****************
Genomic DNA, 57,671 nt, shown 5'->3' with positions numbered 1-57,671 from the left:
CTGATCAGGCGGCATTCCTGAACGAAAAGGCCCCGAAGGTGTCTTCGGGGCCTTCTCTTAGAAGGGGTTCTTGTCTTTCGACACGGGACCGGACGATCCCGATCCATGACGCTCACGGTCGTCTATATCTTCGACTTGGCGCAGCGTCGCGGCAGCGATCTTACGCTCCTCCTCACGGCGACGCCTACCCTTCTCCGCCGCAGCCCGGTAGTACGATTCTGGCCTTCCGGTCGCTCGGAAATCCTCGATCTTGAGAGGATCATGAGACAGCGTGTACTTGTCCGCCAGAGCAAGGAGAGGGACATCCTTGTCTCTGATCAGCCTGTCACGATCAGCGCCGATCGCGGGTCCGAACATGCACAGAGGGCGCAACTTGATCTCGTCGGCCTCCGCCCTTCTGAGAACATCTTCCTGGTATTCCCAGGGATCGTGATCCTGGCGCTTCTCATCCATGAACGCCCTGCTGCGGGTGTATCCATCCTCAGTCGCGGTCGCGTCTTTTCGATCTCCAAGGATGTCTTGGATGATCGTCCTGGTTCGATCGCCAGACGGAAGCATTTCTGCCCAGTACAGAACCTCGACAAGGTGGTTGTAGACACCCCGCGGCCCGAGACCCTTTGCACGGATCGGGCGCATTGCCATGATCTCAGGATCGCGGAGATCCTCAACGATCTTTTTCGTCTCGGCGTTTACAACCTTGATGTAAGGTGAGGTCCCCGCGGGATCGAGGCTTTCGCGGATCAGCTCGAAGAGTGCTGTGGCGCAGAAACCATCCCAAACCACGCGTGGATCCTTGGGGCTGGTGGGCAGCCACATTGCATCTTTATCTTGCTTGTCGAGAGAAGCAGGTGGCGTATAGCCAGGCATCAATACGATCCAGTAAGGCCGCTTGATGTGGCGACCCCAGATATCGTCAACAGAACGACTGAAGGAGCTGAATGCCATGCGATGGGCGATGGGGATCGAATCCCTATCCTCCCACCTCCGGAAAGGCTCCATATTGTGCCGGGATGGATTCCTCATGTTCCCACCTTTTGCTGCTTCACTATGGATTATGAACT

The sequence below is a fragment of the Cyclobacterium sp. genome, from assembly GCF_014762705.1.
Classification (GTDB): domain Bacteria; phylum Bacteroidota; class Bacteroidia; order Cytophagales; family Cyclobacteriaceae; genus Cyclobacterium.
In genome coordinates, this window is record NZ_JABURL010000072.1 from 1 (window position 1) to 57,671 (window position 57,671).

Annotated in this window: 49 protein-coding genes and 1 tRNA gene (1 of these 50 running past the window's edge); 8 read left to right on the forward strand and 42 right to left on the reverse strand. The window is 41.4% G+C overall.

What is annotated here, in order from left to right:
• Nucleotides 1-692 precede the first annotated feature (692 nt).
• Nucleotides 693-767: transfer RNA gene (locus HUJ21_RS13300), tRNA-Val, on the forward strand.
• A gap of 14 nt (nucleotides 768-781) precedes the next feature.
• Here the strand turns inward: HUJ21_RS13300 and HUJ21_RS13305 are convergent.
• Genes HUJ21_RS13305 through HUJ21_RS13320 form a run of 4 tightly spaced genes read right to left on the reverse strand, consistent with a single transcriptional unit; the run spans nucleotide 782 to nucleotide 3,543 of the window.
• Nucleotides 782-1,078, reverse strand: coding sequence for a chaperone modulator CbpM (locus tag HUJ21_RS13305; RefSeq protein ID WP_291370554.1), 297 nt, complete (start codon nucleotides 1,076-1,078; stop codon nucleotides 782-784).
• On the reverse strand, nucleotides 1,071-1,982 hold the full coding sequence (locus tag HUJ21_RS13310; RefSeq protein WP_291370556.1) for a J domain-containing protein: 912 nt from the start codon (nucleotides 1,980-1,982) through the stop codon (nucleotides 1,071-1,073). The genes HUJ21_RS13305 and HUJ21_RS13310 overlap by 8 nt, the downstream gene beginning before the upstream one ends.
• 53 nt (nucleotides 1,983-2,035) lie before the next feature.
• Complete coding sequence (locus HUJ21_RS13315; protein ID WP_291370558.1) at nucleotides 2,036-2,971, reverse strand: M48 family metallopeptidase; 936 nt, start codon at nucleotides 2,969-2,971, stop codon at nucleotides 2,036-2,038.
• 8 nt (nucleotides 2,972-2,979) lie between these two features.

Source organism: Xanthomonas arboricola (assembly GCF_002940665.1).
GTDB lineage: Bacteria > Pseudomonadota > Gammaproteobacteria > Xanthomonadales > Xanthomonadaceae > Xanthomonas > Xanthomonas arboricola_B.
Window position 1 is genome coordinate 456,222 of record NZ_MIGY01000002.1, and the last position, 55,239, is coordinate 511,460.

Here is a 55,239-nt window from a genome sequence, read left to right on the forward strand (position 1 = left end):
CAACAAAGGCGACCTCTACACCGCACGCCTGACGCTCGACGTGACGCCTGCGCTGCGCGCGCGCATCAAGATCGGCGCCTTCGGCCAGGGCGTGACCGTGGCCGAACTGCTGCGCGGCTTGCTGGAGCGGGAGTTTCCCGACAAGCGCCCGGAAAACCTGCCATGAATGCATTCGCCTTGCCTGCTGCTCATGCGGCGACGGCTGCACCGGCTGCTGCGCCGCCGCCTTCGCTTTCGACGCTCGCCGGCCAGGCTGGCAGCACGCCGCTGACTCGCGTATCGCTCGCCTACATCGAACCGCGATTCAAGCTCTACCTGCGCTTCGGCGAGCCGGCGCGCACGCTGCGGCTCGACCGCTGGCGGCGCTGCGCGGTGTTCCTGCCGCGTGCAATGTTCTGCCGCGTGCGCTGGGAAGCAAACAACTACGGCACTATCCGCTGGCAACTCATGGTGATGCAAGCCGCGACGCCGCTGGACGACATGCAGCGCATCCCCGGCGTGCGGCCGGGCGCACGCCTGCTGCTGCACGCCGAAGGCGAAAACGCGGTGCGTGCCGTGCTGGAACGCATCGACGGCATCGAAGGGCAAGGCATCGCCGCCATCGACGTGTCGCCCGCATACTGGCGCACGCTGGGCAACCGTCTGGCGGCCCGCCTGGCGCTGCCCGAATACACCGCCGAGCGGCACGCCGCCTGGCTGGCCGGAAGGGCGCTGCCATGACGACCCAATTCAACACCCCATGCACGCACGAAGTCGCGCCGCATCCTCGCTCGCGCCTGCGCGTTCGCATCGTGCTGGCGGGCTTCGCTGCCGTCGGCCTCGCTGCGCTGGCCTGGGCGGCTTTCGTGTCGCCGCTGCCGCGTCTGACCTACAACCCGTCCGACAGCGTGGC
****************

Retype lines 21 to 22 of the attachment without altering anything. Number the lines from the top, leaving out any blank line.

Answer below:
Here is a 55,239-nt window from a genome sequence, read left to right on the forward strand (position 1 = left end):
CAACAAAGGCGACCTCTACACCGCACGCCTGACGCTCGACGTGACGCCTGCGCTGCGCGCGCGCATCAAGATCGGCGCCTTCGGCCAGGGCGTGACCGTGGCCGAACTGCTGCGCGGCTTGCTGGAGCGGGAGTTTCCCGACAAGCGCCCGGAAAACCTGCCATGAATGCATTCGCCTTGCCTGCTGCTCATGCGGCGACGGCTGCACCGGCTGCTGCGCCGCCGCCTTCGCTTTCGACGCTCGCCGGCCAGGCTGGCAGCACGCCGCTGACTCGCGTATCGCTCGCCTACATCGAACCGCGATTCAAGCTCTACCTGCGCTTCGGCGAGCCGGCGCGCACGCTGCGGCTCGACCGCTGGCGGCGCTGCGCGGTGTTCCTGCCGCGTGCAATGTTCTGCCGCGTGCGCTGGGAAGCAAACAACTACGGCACTATCCGCTGGCAACTCATGGTGATGCAAGCCGCGACGCCGCTGGACGACATGCAGCGCATCCCCGGCGTGCGGCCGGGCGCACGCCTGCTGCTGCACGCCGAAGGCGAAAACGCGGTGCGTGCCGTGCTGGAACGCATCGACGGCATCGAAGGGCAAGGCATCGCCGCCATCGACGTGTCGCCCGCATACTGGCGCACGCTGGGCAACCGTCTGGCGGCCCGCCTGGCGCTGCCCGAATACACCGCCGAGCGGCACGCCGCCTGGCTGGCCGGAAGGGCGCTGCCATGACGACCCAATTCAACACCCCATGCACGCACGAAGTCGCGCCGCATCCTCGCTCGCGCCTGCGCGTTCGCATCGTGCTGGCGGGCTTCGCTGCCGTCGGCCTCGCTGCGCTGGCCTGGGCGGCTTTCGTGTCGCCGCTGCCGCGTCTGACCTACAACCCGTCCGACAGCGTGGC